In the summer of 1980, I was 3 years old when my mother, Evonne Goolagong Cawley, won Wimbledon for the second time. As a mother myself now, I can’t even fathom how she managed it. Since then, we’ve seen players like Kim Clijsters, Serena Williams and Victoria Azarenka achieve great things on court with a family in tow, but let’s never say it’s normal – it’s amazing, and I certainly didn’t inherit the gene.
Being just 5 or 6 when mum retired from the circuit, I don’t remember too much from our days traveling as a family on the WTA Tour. That said, I do recall trying to sign autographs, innocently assuming that all of the people had come to see, well, me! I knew my mum was special, but I really thought people wanted me, too.
We had nannies with us on the road, but I never felt they were raising us. Mum and my dad, Roger, were always hands-on parents, and they took us everywhere they could. They still make a great team, perhaps because they are so different. Dad’s an organizer, very business-like, while mum’s the calm energy around him. They balance each other, and that’s the way it’s been most of their adult lives.
I was in high school when they announced we were leaving the U.S. and moving to Australia. I was shocked, at first, but the grown-up part of me knew this would be a good thing.
One of the reasons mum wanted to return home was because we didn’t know enough about our Aboriginal roots. I know I was very naïve, compared to my understanding of things now.
The Evonne Goolagong Foundation, which uses tennis as a vehicle for promoting healthy lifestyles and education for Indigenous youngsters, has been an important part our family’s journey. With it, mum has come full circle.
She grew up as part of the only Aboriginal family in the town of Barellan, New South Wales, but the locals did everything they could to support her tennis dream, from buying clothes to raising funds so that she could travel to tournaments. Through the foundation, mum is doing exactly what people did for her – giving kids opportunities and helping them develop the life skills to make their way in the world. Sure, she’s a well-known tennis star, but to see the effect she has on families around Australia is incredibly moving.
Being an Indigenous Australian in the spotlight, mum faced pressure to be political. But she always listened to her inner voice, and when she was younger she just wanted to play tennis.
Ultimately, this sport was her platform – and it gave her a special power. She has always had the capacity to bring people together, just by being who she is. A proud Wiradjuri woman, she continues to make a difference, and if she gets frustrated at times, she keeps it to herself. She’s such a positive person; she focuses on the impact she can make.
As a player, mum was celebrated for her grace and elegance on court. But you don’t win as much as she did without steel inside. As a child, she was sent to live with her coach in Sydney. She cried every night – but not once did she call up her family to say, “I want to come home.”
And somehow, on her first visit to Europe in 1970, she managed to win Roland Garros and Wimbledon, back-to-back, when still only 19. Fifty years later, we’ve loved watching Ash Barty’s fantastic run to the title at Wimbledon and her Fila scallop-dress tribute to mum – they share such a special bond.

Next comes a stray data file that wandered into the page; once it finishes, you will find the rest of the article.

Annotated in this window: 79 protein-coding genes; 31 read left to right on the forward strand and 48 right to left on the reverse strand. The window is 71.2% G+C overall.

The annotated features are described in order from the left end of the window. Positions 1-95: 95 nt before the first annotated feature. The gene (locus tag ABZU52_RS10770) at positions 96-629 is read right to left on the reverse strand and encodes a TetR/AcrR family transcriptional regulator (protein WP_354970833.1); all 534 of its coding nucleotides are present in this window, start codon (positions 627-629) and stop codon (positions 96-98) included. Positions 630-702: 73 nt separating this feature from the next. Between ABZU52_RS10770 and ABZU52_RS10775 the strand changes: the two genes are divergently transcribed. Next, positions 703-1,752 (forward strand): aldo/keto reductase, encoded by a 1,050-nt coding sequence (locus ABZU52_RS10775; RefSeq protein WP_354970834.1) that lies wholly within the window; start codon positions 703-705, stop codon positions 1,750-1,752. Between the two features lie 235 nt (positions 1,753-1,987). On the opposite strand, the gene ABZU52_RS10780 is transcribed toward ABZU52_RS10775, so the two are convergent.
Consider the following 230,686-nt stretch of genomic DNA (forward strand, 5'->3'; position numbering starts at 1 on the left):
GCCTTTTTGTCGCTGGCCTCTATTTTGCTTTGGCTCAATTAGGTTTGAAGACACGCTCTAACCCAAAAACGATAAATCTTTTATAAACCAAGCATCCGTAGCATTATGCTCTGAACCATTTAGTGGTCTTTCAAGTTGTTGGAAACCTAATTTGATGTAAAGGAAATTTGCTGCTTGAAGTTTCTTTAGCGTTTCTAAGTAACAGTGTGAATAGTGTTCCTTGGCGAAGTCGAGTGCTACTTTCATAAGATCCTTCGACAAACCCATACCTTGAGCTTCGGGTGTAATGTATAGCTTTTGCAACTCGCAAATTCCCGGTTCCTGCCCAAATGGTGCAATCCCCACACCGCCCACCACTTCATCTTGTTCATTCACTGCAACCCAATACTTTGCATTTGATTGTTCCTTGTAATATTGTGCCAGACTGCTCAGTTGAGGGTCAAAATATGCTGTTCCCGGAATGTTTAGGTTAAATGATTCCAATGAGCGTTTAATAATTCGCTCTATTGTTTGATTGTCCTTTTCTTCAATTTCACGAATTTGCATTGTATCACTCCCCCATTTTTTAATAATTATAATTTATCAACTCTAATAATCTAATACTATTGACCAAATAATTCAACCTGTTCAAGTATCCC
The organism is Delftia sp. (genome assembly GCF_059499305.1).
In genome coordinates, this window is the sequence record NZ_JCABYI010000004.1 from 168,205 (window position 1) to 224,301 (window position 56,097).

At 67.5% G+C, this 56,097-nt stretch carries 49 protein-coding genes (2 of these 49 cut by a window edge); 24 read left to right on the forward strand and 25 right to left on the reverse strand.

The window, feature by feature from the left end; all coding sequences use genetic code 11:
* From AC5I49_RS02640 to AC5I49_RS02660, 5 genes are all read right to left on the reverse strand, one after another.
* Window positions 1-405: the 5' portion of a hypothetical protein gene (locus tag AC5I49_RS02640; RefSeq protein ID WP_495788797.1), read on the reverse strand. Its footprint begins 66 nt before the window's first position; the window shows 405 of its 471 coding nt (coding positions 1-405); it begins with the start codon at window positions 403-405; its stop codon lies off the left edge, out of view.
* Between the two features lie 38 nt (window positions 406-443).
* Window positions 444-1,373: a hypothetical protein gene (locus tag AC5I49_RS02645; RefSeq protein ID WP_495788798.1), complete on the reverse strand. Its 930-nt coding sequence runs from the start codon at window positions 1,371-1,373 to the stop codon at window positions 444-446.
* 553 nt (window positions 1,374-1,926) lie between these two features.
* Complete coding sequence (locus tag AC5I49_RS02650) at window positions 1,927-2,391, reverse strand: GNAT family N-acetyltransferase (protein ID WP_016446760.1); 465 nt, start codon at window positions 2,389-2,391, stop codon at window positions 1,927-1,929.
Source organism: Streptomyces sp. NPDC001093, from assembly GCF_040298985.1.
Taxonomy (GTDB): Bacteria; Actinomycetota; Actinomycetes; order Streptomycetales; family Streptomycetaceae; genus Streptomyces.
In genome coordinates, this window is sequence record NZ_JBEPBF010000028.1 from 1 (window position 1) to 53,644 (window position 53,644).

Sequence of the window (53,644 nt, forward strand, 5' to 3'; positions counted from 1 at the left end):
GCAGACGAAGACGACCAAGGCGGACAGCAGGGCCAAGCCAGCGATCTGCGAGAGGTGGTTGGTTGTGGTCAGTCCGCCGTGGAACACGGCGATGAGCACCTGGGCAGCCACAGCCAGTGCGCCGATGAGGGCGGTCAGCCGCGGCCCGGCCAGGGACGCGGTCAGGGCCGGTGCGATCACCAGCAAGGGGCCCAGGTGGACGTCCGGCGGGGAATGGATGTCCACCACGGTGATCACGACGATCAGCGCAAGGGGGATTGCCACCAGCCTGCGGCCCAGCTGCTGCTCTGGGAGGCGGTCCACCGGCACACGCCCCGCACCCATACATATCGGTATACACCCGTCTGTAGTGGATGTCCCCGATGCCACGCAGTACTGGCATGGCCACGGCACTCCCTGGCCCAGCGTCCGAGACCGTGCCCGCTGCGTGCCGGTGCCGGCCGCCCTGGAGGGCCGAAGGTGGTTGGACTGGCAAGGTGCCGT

Whether she learned it or it was ingrained, Evonne Goolagong has always been a pillar of quiet strength. She holds the family together. Somehow you always know she’s got everything under control. At the same time, she’s the most gentle, kind and generous individual – and as modest as you would imagine. She treats folks the same, no matter who they are. If people are staring in public, she doesn’t look away – she goes up to them and makes a meaningful connection.
It’s the same in more formal settings. Mum is unbelievably good at expounding on things. She never prepares for her public speaking engagements – anywhere, ever. She has this gift of talking from her heart so effortlessly. It's not contrived in any way, and people recognize that. That's another reason people adore her. She's a natural athlete – and a completely natural speaker.
When I think about how much mum is loved by Australians from all walks of life and tennis fans around the world, “proud” doesn’t even begin to cut it.
She’s an icon to so many, but she’s also the mother who played goalie for my girls’ soccer team in Noosa, Queensland – body pads and all. She’s the wife who signed up for a pro-celebrity golf event with her husband, an avid golfer – and stole the show by hitting a hole in one.
She’s a woman with a great sense of humor that has been passed on to my brother, who is the most hilarious person I know. I inherited her laugh, which I liken to a witch’s cackle – and it seems my daughter Lucy did, too. When we all get going you can hear us houses away, down the street.
Chris Evert tells the story of how she would find mum in the locker room with music on, chillin’ to the latest groove, while everyone else was so serious. True to that, mum taught my brother and me that whatever you are doing, you try to have a good time. Morgan became a National Soccer League player in Australia, but mum never put pressure on us to compete. She taught us that winning is a bonus – which I think is a pretty good lesson in life.
I feel an overwhelming sense of awe that Evonne Goolagong Cawley is my mother. She’s just the most beautiful person I know – the kind of human being the rest of us can only aspire to be.
Interview by Adam Lincoln.